• What BBC fitness instructor Tony Britts tells us about Black gay history: this is completely fascinating — Jason Okundaye for i-D on the fitness instructor on the BBC’s Breakfast Time in the 1980s seen again in recent days in popular archive fragments; he was born in Ghana in 1955 and died of AIDS related complications in June 1988:
How is it that a Black ‘poof’ used to dance on the BBC’s flagship morning programme and I’m only just hearing about it now? The neglect of duty to preserve the memory of Black gay men is only made more apparent by the fact that another regular fixture of Breakfast Time, a white woman called Diana Moran, or the ‘Green Goddess’, has maintained a public profile ever since.
• The movies behind your favourite GIFs: a totally delightful and surprising video essay by Leigh Singer for Little White Lies…
• Hunting deplorables, gathering themes: David Bordwell starts out from The Hunt (with spoilers) and develops a wonderfully wide-ranging lecture on the poetics of cinema as he tried to answer two questions: How do films work? How do they work on us?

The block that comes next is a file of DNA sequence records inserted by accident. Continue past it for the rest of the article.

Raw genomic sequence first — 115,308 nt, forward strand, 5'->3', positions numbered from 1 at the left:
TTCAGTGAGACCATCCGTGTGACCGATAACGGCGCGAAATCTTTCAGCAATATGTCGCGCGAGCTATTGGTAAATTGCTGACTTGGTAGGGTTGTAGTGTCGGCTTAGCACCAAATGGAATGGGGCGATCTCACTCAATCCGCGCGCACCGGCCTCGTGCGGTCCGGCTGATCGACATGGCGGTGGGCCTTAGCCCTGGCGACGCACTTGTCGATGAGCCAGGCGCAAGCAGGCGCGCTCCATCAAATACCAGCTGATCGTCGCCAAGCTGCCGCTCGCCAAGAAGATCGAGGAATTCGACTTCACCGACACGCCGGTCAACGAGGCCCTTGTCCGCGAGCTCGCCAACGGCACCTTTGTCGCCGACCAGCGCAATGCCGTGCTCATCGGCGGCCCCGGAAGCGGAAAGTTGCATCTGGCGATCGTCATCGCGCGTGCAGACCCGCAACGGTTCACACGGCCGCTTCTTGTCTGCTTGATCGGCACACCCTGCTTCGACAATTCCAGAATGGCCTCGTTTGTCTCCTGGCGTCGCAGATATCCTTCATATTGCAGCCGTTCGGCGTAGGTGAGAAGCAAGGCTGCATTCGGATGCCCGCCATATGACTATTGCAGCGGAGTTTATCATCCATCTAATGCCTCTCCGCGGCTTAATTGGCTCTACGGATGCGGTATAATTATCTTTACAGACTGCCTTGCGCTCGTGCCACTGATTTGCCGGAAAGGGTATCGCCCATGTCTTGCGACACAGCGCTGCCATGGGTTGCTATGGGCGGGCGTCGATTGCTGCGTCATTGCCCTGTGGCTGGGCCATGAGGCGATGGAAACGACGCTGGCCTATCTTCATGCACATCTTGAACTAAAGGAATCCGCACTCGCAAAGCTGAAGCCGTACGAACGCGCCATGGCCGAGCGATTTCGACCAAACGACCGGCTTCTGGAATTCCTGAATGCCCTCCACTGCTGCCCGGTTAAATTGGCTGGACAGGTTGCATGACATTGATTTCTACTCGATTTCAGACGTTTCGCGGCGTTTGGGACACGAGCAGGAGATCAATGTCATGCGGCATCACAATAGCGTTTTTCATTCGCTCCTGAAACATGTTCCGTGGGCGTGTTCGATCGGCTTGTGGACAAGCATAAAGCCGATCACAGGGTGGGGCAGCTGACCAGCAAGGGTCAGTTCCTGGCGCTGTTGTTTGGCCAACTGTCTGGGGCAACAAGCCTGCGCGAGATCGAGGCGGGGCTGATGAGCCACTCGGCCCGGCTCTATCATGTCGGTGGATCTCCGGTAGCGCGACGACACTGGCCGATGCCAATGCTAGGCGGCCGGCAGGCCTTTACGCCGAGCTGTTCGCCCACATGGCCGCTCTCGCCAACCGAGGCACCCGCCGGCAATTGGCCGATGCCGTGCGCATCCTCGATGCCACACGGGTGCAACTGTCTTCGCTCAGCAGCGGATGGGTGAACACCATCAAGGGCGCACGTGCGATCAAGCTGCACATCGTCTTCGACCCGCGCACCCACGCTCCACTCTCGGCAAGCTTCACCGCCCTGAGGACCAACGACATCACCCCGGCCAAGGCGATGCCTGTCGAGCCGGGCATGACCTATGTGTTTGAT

• “Certainly no Clark Gable”: reflections on the journalistic discourse about Hollywood character actors, ca. 1915-1945: a lengthy but interesting paper on the Iamhist blog by Linn Lönroth, Stockholm University, Sweden.
• Woody Allen’s brilliant betrayal: Tanya Gold on the films, the man and the book: ‘Mostly, it reads like a witness statement with digressions about Ingmar Bergman.’
• The Age of Emptiness: a truly beautiful essay by Oswald Iten reflecting on how movies change according to our circumstances, with visuals from Martin Scorsese’s 1993 adaptation of Edith Wharton’s novel The Age of Innocence (1993) and audio from Bernard Herrmann’s score for Scorsese’s Taxi Driver (1976).
• Silent bystanders in the archive (2) – ‘Calling Blighty’ from around the Empire: Lawrence Napper blogs beautifully about the Calling Blighty films:
Almost four hundred issues of Calling Blighty were made between 1944 and 1946 to allow British service personnel serving in the Far East to address their family and friends sitting in cinemas back home. Sixty-four of them survive and they are remarkable, excruciating documents.